Nathan Coley is one of Scotland’s best-known artists. For the duration of 2017 Coley has devised ten temporary illuminated text works known as ‘fairy light attractions’ that will be shown at a number of key locations across Jutland. The artworks will be mounted on scaffolding and consist of the kind of small, flashing crystal lights we know from the theme parks. The title, THE SAME FOR EVERYONE, brings attention to one of the most treasured of Danish values, namely 'equality for all'.

Find out more about Nathan Coley's work on the Aarhus 2017 website.


I wanted to visit places that in one way or another identified themselves with communities. The works need a response from their audience. (Nathan Coley)


Nathan Coley, born in 1967 in Glasgow, Scotland, is a contemporary artist, who in 2007 was nominated for the prestigious Turner Prize. He studied art at the Glasgow School of Art between 1985 and 1989 and works and lives in Glasgow. His works have been exhibited at numerous prestigious international exhibitions and museums: The 19th Sydney Biennale 2014; The Theatre of the World, Museo Tamayo, Mexico; The 13th Istanbul Biennale 2013; Bergen Kunsthal, Bergen, Norway; Fruitmarket Gallery, Edinburgh; GENERATION, Royal Academy of Art, Edinburgh and Westfälischer Kunstverein, Munster, Germany.

Nathan Coley official website


Anohni is the Aarhus 2017 Artist-in-Residence. During her residency, Anohni will record with the Aarhus Symphony Orchestra, develop new work in mixed media, present several exhibitions as a visual artist and collaborator in venues across the city, and perform for one night only in a unique live concert at the Musikhuset Aarhus on the 18th November 2017. 

I deeply hope that Scandinavian countries will continue to uphold their models of socialism as prototypes for the rest of the world. We can’t afford for anxiety to erode Denmark’s noble conviction that socialist values are core human values. (Anohni)

Find out more information about Anohni's work on the official Aarhus 2017 website.


Born in England and living in NYC, Anohni first gained international prominence upon winning the UK’s Mercury prize in 2005 for her album 'I Am a Bird Now' with her band Antony and the Johnsons. Anohni's unique voice led to performances with symphonies around the world, collaborations with artists including Lou Reed, Charles Atlas, Marina Abramovic and Bjork, and exhibitions in select museums and at Sikkema Jenkins gallery in NYC. In 216 Anohni was nominated for an Oscar for her contribution to the song 'Manta Ray', an address to the world’s dying coral reefs. Her latest album HOPELESSNESS is a collaboration with Hudson Mohawke and OPN, and uses dance music to explore themes of ecocide, drone warfare and global virulence.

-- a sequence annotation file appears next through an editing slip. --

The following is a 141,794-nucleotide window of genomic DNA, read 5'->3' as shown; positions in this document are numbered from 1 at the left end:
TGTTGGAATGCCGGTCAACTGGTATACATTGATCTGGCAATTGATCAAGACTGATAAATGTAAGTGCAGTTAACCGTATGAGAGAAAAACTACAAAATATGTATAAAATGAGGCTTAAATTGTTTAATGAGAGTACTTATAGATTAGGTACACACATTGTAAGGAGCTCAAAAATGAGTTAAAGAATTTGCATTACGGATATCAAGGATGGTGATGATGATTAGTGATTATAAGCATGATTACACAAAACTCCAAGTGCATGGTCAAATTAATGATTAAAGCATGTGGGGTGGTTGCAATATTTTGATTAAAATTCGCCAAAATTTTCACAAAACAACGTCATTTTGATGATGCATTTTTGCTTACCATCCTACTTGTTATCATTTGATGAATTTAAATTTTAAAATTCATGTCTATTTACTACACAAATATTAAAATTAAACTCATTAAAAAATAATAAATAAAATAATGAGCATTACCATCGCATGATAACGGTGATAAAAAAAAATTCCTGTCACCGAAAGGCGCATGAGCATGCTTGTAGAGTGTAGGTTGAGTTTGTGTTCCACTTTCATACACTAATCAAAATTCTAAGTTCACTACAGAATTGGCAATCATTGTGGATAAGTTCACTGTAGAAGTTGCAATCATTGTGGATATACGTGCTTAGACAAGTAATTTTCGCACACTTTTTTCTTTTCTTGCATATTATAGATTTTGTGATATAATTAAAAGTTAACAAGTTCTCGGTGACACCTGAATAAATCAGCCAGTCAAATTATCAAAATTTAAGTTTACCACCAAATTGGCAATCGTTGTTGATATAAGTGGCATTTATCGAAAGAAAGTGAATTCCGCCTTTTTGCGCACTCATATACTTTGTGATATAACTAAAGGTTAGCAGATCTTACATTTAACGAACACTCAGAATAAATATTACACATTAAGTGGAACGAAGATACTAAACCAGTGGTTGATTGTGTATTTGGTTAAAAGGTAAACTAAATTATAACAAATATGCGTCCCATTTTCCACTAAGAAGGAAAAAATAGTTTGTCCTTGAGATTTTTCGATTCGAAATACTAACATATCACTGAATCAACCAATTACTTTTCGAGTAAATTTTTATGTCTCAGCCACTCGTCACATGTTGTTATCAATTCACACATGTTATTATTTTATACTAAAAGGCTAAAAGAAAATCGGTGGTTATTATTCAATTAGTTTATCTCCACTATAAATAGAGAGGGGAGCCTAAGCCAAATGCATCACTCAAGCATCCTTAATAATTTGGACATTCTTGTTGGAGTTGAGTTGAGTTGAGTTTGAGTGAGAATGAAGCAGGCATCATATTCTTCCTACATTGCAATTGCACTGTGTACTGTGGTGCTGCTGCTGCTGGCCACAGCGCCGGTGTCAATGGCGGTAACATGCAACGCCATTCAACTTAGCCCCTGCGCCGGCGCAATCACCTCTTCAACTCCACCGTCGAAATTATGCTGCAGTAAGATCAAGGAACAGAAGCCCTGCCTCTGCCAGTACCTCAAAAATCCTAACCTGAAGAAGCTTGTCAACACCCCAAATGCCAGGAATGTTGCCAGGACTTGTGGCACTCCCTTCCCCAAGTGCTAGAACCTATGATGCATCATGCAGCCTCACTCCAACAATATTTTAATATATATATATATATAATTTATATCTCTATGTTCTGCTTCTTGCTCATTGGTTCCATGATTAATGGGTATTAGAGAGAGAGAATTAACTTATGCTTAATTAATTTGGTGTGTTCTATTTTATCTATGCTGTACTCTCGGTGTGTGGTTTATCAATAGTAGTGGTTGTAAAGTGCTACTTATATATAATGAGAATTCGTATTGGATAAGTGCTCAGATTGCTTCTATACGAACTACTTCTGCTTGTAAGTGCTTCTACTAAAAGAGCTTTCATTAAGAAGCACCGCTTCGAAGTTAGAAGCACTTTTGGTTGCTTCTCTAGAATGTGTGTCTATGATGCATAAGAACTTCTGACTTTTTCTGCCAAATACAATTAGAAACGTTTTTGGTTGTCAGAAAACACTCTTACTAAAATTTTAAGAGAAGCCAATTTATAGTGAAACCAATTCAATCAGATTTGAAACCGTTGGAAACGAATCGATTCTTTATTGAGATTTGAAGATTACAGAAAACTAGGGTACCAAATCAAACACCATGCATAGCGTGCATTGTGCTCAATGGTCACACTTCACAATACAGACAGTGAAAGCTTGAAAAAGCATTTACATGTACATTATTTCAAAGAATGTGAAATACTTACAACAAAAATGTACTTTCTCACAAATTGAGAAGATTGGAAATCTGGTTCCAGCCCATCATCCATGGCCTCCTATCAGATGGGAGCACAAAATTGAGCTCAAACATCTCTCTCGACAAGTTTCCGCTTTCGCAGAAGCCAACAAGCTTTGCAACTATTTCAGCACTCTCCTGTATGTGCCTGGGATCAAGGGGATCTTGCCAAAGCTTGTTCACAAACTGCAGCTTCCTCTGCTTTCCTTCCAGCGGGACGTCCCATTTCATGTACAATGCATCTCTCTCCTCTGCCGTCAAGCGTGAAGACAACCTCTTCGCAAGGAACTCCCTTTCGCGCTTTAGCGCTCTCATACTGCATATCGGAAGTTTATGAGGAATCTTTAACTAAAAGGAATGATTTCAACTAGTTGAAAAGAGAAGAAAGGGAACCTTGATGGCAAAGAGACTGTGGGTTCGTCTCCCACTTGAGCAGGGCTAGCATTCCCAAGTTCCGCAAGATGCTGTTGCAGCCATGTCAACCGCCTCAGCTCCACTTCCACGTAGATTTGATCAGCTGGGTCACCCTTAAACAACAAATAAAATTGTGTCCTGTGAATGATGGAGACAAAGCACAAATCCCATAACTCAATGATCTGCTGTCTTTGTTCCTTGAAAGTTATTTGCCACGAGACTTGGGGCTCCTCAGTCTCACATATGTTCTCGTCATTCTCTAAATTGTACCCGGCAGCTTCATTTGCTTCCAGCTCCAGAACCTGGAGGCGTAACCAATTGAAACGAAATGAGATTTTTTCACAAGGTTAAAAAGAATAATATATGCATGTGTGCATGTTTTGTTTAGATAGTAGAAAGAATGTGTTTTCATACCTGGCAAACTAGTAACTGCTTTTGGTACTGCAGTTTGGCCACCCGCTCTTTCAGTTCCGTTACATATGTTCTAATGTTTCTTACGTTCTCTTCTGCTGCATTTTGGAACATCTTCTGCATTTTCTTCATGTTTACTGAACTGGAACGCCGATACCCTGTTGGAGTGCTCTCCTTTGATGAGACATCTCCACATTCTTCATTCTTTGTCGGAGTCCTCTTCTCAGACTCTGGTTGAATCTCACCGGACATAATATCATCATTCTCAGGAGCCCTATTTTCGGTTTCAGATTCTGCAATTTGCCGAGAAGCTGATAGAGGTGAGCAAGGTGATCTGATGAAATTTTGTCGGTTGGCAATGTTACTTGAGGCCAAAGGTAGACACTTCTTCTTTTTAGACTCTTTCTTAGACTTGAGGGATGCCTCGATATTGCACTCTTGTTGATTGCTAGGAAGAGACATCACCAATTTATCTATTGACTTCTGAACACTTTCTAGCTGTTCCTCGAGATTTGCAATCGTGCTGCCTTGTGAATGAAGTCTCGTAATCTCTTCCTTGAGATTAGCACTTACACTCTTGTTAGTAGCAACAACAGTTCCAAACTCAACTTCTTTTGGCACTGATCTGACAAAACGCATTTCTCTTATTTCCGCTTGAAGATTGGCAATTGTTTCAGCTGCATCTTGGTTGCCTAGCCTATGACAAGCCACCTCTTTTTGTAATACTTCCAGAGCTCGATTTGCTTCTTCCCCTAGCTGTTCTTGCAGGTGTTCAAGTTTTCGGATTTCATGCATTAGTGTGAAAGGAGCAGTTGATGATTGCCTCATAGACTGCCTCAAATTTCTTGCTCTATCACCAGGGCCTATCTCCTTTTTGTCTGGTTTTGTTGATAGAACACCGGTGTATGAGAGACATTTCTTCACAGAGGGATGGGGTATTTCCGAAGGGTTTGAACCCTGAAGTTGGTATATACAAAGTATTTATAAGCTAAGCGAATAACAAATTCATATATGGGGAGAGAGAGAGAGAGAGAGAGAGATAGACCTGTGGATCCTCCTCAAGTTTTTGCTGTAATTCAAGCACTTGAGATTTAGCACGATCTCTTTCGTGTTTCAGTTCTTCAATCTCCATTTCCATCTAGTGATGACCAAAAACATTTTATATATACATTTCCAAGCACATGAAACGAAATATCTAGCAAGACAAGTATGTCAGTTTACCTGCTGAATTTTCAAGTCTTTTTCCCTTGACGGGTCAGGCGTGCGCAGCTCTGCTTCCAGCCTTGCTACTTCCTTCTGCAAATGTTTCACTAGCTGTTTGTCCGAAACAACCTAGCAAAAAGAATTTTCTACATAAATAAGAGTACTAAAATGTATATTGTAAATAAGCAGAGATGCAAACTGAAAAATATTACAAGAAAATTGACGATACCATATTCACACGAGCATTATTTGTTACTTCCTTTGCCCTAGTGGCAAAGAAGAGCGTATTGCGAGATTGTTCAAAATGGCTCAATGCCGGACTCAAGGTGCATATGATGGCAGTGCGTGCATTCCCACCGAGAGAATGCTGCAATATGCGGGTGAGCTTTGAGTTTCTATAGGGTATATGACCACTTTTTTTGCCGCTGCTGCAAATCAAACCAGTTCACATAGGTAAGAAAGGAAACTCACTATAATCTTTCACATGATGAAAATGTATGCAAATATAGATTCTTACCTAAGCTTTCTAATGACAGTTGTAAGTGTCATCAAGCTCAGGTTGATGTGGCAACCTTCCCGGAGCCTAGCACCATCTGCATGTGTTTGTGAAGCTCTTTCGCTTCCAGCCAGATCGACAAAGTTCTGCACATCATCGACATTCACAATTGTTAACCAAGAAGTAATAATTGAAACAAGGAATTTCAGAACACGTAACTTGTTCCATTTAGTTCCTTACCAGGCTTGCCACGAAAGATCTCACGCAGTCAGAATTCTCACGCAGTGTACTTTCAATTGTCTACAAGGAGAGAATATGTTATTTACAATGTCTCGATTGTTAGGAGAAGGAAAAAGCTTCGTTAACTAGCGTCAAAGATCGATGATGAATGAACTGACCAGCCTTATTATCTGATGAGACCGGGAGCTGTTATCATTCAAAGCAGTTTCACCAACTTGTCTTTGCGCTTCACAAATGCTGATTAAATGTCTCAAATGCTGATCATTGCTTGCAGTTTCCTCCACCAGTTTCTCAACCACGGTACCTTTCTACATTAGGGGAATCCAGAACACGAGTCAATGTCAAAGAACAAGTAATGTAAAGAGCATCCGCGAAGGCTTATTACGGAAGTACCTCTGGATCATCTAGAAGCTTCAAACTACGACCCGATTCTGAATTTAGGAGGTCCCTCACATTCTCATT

Anohni official website


Presented by Blast Theory,  2097: We Made Ourselves Over is an Aarhus 2017 commission in collaboration with Hull, UK City of Culture 2017. The ground breaking theatrical group will use the year to create a work that expands experience through use of technology, social media platforms and audience interaction. The audience will be taken on an unexpected journey in the imaginatively crafted spaces of an unknown city in the year 2097 - a blended place merging Aarhus and the UK City of Culture, Hull.

We’ll be working with communities across both Hull UK City of Culture 2017 and Aarhus European Capital of Culture 2017 to create a vision of possible futures, culminating in a series of public happenings. (Blast Theory)


Blast Theory, based in Brighton, UK, is renowned internationally as one of the most adventurous artists’ groups using interactive media, creating groundbreaking new forms of performance and interactive art that mixes audiences across the internet, live performance and digital broadcasting. Led by Matt Adams, Ju Row Farr and Nick Tandavanitj, the group’s work explores the social and political aspects of technology. Drawing on popular culture and games, the work often blurs the boundaries between the real and the fictional.